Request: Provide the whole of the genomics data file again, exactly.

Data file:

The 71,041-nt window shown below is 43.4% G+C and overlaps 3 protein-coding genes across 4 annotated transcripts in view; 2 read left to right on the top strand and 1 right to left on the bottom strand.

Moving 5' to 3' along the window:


The 71,041-nt window shown below is 43.4% G+C and overlaps 3 protein-coding genes across 4 annotated transcripts in view; 2 read left to right on the top strand and 1 right to left on the bottom strand.

Moving 5' to 3' along the window: